As we can see that, we can easily come up with a solution. Rotate the array each time and compute the score. There are N possible rotations for an array of size N, and for each rotated position, computing the score for the array takes O(N) time complexity. Since the approach is very easy, we will not code this approach but will explore whether we can do better than .
What if we can find out the minimum and the maximum values of rotation, for which each element of the array will contribute towards a positive score ? For example, given the array
[2, 3, 1, 4, 0],
the minimum and maximum values for each position are as follows :
1st position (element = 2) : min rotation = 1 and max rotation = 3
Because if rotated 1 time, 2 will land up at index 4 and if rotated 3 times, 2 will land up at index 2. If rotated more than 3 or less than 1 time, then 2 will land up at an index 'm' for which m < 2.
[3, 1, 4, 0, 2] -> [1, 4, 0, 2, 3] -> [4, 0, 2, 3, 1]
Similarly, 2nd position (element = 3) : min rotation = 2 and max rotation = 3
Because if rotated 2 times, 3 will land up at index 4 and if rotated 3 times, 3 will land up at index 3. If rotated more than 3 or less than 2 times, then 3 will land up at an index 'm' for which m < 3.
[1, 4, 0, 2, 3] -> [4, 0, 2, 3, 1]
and so on.
Note that for the 3rd position (element = 1), it is already at a 'good' position (2 >= 1). It has two possible pairs of min and max rotation (0, 1) and (3, 4), because with 0 and 1 rotation it will land up at index 2 and 1 respectively, where both 2 >= 1 and 1 >= 1 satisfies. But for rotation 2, 1 will land up at index 0, where 0 < 1. If rotated 3 times or 4 times 1 will land up at indexes 4 and 3 respectively, where 4 >= 1 and 3 >= 1.
Thus for positions where the element is already contributing towards a positive score, such as 1 in the above case, there would be two disjoint pairs of min and max rotations possible.
The maximum possible number of min-max pairs would be 2N, e.g. [0,1,2,3,4]
If the element is 0, then it can be rotated any number of times and will contribute wherever it lands. Thus min rotation = 0 and max rotation = 4.
2 : [1, 3],
3 : [2, 3]
1 : [0, 1], [3, 4]
4 : [4, 4]
0 : [0, 4]
Then in order to find the rotation for which the score is maximum, we need to find the value of rotation for which the maximum number of elements contribute towards a score of 1.
In the above example, if k = 3 rotations, then the elements 2, 3, 1 and 0 contributes, from the above calculations. For k = 3, 4 does not contribute since it only contributes for a rotation of 4. Similarly for k = 1, [2, 1, 0] contributes, for k = 2, [2, 3, 0] contributes and k = 0, [1, 0] contributes. Thus we see that for k = 3, there are maximum contributions, i.e 4 elements.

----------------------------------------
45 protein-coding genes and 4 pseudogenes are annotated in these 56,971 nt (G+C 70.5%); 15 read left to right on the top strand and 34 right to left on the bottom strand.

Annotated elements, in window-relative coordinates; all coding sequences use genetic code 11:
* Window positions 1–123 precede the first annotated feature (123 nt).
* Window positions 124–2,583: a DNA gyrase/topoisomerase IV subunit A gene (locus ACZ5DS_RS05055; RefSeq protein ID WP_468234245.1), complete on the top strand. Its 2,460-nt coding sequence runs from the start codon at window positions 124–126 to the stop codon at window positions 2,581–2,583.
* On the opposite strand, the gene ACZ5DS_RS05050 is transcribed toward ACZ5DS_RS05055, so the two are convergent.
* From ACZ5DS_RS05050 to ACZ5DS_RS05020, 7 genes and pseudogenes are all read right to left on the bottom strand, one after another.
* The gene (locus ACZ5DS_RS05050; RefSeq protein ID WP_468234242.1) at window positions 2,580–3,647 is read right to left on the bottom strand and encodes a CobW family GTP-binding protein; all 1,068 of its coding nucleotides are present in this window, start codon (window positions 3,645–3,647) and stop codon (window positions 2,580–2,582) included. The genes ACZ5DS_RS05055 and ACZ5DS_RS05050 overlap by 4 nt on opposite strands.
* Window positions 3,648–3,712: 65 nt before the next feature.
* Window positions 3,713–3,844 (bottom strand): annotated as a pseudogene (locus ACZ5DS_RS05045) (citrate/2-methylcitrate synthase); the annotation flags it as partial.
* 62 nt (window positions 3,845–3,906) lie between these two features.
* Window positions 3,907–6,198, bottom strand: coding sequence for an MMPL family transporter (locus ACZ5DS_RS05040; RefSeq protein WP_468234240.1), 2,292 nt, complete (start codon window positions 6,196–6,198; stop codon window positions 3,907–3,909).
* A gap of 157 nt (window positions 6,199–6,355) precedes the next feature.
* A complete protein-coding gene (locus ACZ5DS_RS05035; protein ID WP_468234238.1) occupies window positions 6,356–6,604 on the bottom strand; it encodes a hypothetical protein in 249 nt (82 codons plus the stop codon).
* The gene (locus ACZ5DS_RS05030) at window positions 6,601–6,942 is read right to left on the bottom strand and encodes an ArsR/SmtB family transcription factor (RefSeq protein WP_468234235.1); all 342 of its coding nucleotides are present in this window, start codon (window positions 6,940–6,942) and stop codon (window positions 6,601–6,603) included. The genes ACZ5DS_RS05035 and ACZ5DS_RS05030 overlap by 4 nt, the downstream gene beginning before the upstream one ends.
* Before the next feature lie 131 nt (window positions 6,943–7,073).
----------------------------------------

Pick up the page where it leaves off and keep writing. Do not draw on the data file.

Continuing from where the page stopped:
How can we code this, so that the time complexity does not come out to be ?
If we compute the min and max rotations for each element first and then for each rotation, compute the number of elements that contributes towards that rotation, it will be , since we need to look up each min-max rotation pair and then decide whether the element contributes or not and there are 2N possible min-max pairs.
We will use the fact that the min-max pairs are a range of indices. For example, if we have an array M of size N, with all elements set to 0 initially. Then whenever we encounter a min-max pair [a, b], we will increment the sub-array M[a : b] by 1. This signifies that, for all rotations between the values 'a' to 'b' (inclusive), we have found one more element.
Using the Numpy library of python, updating a range of contiguous array indices would take O(1) time, since they are contiguous in memory.
Below is the python code to do that :
import numpy as np class Solution(object): def bestRotation(self, arr): counts_arr = np.zeros(len(arr)) for idx in range(len(arr)): num = arr[idx] if num > idx: min_rotation = idx + 1 max_rotation = idx + len(arr) - num counts_arr[min_rotation : max_rotation + 1] += 1 else: min_rotation = 0 max_rotation = idx - num counts_arr[min_rotation: max_rotation + 1] += 1 if idx + 1 < len(arr): min_rotation = idx + 1 max_rotation = len(arr) - 1 counts_arr[min_rotation: max_rotation + 1] += 1 return int(np.argmax(counts_arr)) sol = Solution() print sol.bestRotation([1, 3, 0, 2, 4])
counts_arr[min_rotation: max_rotation + 1] += 1, is a single operation with O(1) time complexity.
Thus the overall time complexity for the above code would come out to be O(N).